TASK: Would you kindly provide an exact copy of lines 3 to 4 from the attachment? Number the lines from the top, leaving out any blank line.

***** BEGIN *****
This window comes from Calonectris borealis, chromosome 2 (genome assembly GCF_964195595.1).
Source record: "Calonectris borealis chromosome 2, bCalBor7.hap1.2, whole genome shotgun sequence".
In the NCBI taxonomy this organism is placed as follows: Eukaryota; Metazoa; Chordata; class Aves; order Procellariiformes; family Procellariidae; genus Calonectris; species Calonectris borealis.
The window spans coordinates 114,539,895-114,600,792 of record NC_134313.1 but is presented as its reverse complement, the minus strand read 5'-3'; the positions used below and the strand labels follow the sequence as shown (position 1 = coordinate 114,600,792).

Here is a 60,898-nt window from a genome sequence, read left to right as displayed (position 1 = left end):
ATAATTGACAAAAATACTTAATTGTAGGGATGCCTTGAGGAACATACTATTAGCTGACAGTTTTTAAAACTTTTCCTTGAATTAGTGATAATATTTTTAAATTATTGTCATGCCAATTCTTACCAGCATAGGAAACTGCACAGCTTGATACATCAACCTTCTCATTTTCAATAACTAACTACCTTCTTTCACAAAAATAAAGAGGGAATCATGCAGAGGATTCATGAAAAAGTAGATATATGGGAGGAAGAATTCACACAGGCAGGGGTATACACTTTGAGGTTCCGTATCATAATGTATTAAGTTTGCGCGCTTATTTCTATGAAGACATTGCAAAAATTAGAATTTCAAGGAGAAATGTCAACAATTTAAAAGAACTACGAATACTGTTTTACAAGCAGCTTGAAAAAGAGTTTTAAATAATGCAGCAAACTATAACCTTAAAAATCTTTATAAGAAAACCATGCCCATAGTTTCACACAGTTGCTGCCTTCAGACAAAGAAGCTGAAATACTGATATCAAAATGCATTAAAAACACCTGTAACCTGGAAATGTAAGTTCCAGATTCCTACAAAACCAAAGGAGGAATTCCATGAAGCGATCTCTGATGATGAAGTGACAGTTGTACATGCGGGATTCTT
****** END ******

In the NCBI taxonomy this organism is placed as follows: Eukaryota; Metazoa; Chordata; class Aves; order Procellariiformes; family Procellariidae; genus Calonectris; species Calonectris borealis.
The window spans coordinates 114,539,895-114,600,792 of record NC_134313.1 but is presented as its reverse complement, the minus strand read 5'-3'; the positions used below and the strand labels follow the sequence as shown (position 1 = coordinate 114,600,792).